posted February 24, 2007 at 3:44 pm


nofolete — I really liked your comment. Brigham Young is an interesting topic. He was forceful personality who held the church together after Joseph Smith was murdered by a mob, organized a mass migration across the wilderness to Utah, and drove the development of vast network of communities in a vast desert Yet, he had human flaws. Of limited education, he had his biases. He was true 19th century American character. As to the role of 19th century persecution in the modern Mormon character, I’m reminded of my great-great-great-great grandfather who was driven from his farm near Nauvoo yet joined the Mormom Battalion during the Mexican-American War and walked to San Diego.



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timks

posted February 24, 2007 at 4:45 pm


Steve and nofolete -I apologize if my comments caused offense. That was not my intent. I agree there are lots of people who are ignorant of Mormonism’s basic beliefs. I also agree that the history of the LDS church and people is vivid, compelling and inspiring. I’m not one of those who thinks Mormons can’t possibly be Christians, but I do agree with you that LDS theology is unorthodox. My view can be summed up as: “Mormons can be Christians, but Mormonism is not Christianity.” People are free to make up their own minds, of course, I just pray they will do so with accurate information, as I did. I also have ancestors who were Mormons. One of my great-great-grandparents fled Utah in 1850 due to disagreements about polygamy. En route to California, my great-grandfather was born. He was violently anti-LDS his entire life (perhaps understandably). I like to think I closed that chapter in our family history when I married a beautiful Mormon lady.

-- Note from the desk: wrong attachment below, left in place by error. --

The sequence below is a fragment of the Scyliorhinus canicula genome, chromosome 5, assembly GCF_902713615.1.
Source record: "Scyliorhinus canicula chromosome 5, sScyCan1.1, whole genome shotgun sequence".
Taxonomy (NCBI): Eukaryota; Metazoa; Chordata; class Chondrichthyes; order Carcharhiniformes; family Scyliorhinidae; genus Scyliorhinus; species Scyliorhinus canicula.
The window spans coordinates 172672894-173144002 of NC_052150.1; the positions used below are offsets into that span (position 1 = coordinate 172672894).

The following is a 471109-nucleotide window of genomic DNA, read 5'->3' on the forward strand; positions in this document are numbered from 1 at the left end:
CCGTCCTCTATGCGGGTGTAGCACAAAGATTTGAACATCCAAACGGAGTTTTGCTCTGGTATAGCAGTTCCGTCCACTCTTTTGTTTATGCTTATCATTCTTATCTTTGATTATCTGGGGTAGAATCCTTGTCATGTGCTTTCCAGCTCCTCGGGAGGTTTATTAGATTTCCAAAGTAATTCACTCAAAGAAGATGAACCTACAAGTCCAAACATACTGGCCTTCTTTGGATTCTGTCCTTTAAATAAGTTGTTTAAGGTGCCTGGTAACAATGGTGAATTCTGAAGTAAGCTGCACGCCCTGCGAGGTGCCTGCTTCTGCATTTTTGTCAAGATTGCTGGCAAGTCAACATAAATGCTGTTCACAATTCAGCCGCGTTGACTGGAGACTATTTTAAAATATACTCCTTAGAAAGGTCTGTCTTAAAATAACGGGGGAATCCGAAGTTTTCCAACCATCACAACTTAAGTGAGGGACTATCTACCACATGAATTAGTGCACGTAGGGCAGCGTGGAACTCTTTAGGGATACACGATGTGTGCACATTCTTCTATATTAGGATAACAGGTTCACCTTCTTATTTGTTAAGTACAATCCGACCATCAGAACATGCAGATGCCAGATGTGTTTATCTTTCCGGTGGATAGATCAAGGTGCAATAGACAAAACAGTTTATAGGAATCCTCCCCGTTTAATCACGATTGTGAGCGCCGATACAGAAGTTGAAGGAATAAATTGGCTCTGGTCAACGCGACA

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nofolete

posted February 24, 2007 at 5:03 pm